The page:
The Center for Ancient Astronaut Research objects.






Reading comments is always an interesting exercise. smh


8,599 votes and 540 comments so far on Reddit


This was fascinating - how we see color, depending on where we’re from and what language we speak.


Not the brightest tool here.

Man Stuff - 😳😳😁


Not sure where to post this, but the article was a great read for a casual chess player… this looks like it could get interesting once you dig into the details


Reads like an Onion headline



Not for the faint-hearted…


Scientists have been working for more than a century to understand how racism operates—and how it might be cured. The notion that biases can be identified and overcome connects with early theories about how racism manifests in the brain. From the 1920s to the 1950s, psychologists studying racism considered prejudice to be a psychopathology—“a dangerous aberration from normal thinking,” writes John Dovidio, a Yale University psychology professor, in the Journal of Social Issues . Psychologists employed personality tests to identify prejudiced people, with the hope of understanding how to treat them with psychotherapy, under the assumption that “if the problem, like a cancerous tumor, can be identified and removed or treated, the problem will be contained, and the rest of the system will be healthy.”

By the 1970s, however, psychologists had developed a new theory. An individual’s personality, character traits, and beliefs were predominantly influenced by the place in which she grew up and the people she was surrounded by—“nurture,” in other words, not “nature.” Racial prejudice was a societal ill, something learned through a lifetime of conditioning and exposure to hateful ideas—and therefore “normal”—and not a disorder that could be treated medically in any one individual.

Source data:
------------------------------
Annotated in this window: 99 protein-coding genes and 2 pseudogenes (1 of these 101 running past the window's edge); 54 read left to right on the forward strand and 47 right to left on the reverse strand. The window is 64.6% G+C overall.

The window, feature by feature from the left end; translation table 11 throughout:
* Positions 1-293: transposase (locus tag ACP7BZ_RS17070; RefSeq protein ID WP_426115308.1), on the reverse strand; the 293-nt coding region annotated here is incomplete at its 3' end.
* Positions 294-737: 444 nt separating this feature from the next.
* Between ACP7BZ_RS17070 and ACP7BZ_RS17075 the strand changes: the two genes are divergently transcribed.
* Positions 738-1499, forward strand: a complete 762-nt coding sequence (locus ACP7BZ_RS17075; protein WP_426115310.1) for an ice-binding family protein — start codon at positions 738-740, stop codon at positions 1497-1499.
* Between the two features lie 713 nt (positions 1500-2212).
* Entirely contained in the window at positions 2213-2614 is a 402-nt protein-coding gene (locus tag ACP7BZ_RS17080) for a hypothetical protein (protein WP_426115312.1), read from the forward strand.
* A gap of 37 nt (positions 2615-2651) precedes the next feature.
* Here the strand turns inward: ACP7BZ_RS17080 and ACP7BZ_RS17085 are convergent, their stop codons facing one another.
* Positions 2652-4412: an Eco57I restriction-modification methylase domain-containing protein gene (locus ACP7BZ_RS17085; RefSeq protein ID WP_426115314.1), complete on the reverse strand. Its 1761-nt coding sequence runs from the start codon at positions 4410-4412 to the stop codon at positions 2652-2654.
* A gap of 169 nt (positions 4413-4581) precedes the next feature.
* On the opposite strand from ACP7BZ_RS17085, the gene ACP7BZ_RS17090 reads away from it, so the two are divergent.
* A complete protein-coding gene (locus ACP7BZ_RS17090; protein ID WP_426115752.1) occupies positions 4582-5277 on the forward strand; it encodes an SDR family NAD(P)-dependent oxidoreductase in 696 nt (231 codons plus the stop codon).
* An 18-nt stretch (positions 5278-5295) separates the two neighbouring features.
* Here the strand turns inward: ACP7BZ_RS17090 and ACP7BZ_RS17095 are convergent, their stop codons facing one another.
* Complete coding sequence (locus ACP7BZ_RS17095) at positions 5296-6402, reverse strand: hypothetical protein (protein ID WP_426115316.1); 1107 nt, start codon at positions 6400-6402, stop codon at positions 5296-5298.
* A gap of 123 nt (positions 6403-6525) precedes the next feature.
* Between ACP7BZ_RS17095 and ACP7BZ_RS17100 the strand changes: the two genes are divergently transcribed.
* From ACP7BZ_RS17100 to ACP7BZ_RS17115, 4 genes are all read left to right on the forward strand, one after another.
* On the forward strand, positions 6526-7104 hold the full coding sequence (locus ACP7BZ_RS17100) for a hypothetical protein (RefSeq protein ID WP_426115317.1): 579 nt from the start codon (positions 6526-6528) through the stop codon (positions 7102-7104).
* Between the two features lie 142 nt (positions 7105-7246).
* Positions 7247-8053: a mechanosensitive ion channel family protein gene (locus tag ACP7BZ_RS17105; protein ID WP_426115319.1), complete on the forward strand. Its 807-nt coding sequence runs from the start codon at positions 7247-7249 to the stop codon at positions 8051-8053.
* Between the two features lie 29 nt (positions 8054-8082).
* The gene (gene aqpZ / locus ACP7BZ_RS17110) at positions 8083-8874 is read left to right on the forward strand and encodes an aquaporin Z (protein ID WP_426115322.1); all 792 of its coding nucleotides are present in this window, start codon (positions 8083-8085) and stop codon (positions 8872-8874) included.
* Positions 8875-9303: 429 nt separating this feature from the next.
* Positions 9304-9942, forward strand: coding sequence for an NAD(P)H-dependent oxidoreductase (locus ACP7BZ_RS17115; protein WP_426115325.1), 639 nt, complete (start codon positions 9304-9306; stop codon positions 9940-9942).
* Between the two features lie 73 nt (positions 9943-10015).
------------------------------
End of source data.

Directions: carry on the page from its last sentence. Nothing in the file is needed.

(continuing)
Studies over the past two decades, however, have both clarified and complicated these ideas. Scientists now recognize that we are influenced by both our genes and our environments—the forces of nature and nurture work in tandem. On the one hand, stereotypes and prejudices are not innate. Racism is not simply an evolutionary reaction to an inherent human predisposition to be “tribal.” But there is a biological component to hatred and racism, which interacts with environmental factors. Studies show that growing up around people who espouse racist views—or even simply in an environment that lacks diversity—can contribute significantly to how a person interprets race.

“Our brains have evolved to be really sensitive to differences in our environments, to novel things,” said Jeni Kubota, a psychologist at the Center for the Study of Race, Politics, and Culture at the University of Chicago. “Those systems, because of the culture, have co-opted the processing of race.” The brain categorizes people very quickly—friend or foe, threat or non-threat—based on information it has learned, and if the brain makes its assessment using biased information, the results will reflect that bias. “Unfortunately, that leads to horrible inaccuracies and in some cases life-and-death consequences,” Kubota said. “So the system that’s really efficient in processing a lot of information can also lead to a lot of harm.”


I’m not sure if I mentioned this Netflix special on here before or not (I intended to but may not have gotten around to it).

Derren Brown has done some pretty controversial specials before (getting someone actually attempt to murder another individual for example) and there are those that wonder how real his specials are, but he swears this was real and most people seem to believe him (I was skeptical but am coming around to the thought).

In it, Brown attempts to get a racist to take a bullet for an illegal Mexican immigrant.


I remember when Kim covered PSU hoops for the CDT. I’m glad she is doing well after her health scare and surgery.



The United States of Wonder